Sunday, October 20, 2013


God help us. As if bushfires weren't bad enough, Australia is about to be engulfed by a tsunami of militarism and faux patriotism. No one, and no expense, will be spared. Resistance, as they say, is futile. So gird your loins for wall-to-wall jaw-jaw about war-war.

The following extracts, which focus mainly on the funding angle, are from Paul Daley's timely essay in the The Guardian, Australia spares no expense as the Anzac legend nears its century (15/10/13):

"Australia's reverence for all things Anzac has for decades now been quarantined from the fierce political and cultural battles that have flared over other aspects of Australian history. So perhaps it is not surprising that even after the recent change of federal government, Australia's 'Anzackery' - as some dissenting historians now refer to the obsession with Anzac myth and legend - continues with unwavering bipartisan political indulgence.

"Consistent with such bipartisanship, the Abbott government is honouring - and even slightly increasing - Labor's $140m-plus funding commitment to Australia's first world war centenary commemorations in 2014. Before the coming federal budget, spending on Anzac commemorations is one thing, it seems, with guaranteed immunity from the threat of across-the-board cuts to other cultural programs in a range of portfolios. The $140m-plus in federal funding for the first world war centenary will be supplemented by the Anzac centenary public fund, which aims to collect corporate donations.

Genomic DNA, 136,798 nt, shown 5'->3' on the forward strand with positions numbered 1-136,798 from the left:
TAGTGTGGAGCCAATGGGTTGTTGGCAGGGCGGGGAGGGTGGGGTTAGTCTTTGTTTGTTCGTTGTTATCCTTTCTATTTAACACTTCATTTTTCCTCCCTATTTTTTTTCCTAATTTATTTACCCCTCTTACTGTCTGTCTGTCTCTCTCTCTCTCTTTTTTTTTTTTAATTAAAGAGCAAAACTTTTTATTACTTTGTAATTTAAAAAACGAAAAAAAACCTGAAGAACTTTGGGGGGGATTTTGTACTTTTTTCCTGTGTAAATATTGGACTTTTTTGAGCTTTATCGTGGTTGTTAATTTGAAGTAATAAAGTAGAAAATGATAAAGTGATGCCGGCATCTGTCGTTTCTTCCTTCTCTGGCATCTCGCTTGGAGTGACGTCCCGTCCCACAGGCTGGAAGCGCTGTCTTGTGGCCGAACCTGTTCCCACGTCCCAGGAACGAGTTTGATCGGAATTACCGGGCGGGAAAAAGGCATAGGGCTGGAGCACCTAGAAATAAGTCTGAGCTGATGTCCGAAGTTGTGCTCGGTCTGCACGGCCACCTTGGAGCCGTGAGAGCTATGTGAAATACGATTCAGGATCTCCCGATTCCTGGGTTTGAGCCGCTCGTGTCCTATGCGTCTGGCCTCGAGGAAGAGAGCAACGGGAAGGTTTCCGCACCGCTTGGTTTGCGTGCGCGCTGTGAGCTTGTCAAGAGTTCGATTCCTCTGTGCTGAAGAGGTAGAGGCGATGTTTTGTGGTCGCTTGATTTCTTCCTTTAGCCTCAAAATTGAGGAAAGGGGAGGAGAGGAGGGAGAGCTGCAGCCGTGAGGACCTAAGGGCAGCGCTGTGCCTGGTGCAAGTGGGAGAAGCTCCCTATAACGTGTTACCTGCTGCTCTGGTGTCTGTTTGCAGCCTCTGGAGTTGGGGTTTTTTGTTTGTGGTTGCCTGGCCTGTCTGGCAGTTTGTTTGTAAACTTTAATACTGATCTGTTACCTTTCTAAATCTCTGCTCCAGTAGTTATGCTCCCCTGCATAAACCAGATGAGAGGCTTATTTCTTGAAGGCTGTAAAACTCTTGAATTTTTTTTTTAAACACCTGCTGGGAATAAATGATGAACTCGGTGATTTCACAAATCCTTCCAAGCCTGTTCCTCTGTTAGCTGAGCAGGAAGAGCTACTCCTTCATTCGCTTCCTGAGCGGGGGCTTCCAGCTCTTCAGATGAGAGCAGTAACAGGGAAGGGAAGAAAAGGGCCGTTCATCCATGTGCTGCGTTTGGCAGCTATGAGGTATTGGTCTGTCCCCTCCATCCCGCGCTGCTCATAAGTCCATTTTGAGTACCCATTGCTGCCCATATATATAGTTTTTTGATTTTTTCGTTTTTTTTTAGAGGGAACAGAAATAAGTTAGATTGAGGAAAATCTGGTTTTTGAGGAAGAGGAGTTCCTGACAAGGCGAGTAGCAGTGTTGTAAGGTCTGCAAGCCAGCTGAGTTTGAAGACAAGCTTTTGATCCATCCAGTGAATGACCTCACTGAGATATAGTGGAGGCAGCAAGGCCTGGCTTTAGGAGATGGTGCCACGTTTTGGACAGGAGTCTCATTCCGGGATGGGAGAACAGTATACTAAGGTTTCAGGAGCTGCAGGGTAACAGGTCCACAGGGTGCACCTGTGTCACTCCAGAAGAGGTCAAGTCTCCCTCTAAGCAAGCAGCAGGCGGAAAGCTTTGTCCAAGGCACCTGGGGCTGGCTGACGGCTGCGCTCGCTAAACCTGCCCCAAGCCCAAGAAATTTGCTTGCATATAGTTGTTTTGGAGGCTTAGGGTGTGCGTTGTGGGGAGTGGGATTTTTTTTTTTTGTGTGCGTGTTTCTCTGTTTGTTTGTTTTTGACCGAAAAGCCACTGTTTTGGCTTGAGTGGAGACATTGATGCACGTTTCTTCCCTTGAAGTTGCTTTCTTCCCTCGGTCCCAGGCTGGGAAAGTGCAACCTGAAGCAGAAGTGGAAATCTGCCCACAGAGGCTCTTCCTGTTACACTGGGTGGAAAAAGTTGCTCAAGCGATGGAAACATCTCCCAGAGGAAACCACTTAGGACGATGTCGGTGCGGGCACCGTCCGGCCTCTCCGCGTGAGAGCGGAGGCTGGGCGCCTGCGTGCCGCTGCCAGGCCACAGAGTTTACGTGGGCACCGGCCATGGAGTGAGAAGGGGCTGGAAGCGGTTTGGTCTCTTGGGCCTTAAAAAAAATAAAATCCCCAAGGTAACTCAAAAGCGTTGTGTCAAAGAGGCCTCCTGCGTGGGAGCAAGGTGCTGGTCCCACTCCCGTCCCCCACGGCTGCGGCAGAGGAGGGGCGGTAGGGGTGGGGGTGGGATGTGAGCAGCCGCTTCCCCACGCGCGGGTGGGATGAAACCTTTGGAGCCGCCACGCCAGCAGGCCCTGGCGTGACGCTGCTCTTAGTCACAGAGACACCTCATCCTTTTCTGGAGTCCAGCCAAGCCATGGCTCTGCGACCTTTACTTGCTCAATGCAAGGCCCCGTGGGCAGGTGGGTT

"Ken Inglis, the author of Sacred Places: War Memorials in the Australian Landscape, pointed out Anzac had become a 'secular religion' for Australians. Maybe this is why the Anzac Centenary Advisory Board, now overseeing commemoration planning, strikes such an ecclesiastic tone to explain its determination 'to ensure that the Anzac centenary is marked in a way that captures the spirit and reverence it so deserves and that the baton of remembrance is passed on to this and future generations.'

"Some Australian spending ($32m to upgrade the first world war galleries at the Australian War Memorial) mirrors that in the UK... but a fundamental of Australia's commemoration is the $100,000 that Labor granted to each of the 150 federal electorates for community commemoration projects.

"A spokesman for Senator Michael Ronaldson, who holds the newly-created portfolio of minister assisting the prime minister for the centenary of Anzac, confirmed that, consistent with its election pledge, the Coalition will increase that amount by $25,000 per electorate 'to support grassroots commemorative activities to ensure that all Australians, no matter where they live, can participate in this important period of national commemoration.'

"The spokesman confirmed the Abbott government will meet all of Labor's centenary spending and programme commitments... The auditors may sigh at how the $18.75m on electorate-by-electorate spending will be reconciled... Australia's centenary spending will include: $8.1m on restoring memorials and graves; $6.1m on an Anzac interpretive centre; $3.4m on an Anzac community portal to share Anzac stories; $4.7m on an Anzac arts and culture fund; $14.4m on overseas commemoration services; $2.8m on a televised re-enactment of the first troop ships to sail from Albany in Western Australia; $10m on an Anzac centenary travelling exhibition and $10.4m to support the work of the Anzac centenary advisory board.

"It's an awful lot of money."


Anonymous said...

Paul Daley quoted here this week launched a website for Honest History, a loose coalition of historians and others (300 plus people and growing rapidly)supporting the balanced and honest presentation and use of history during the centenary of WWI. See David Stephens

MERC said...

Excellent idea, and thanks for letting me know about it.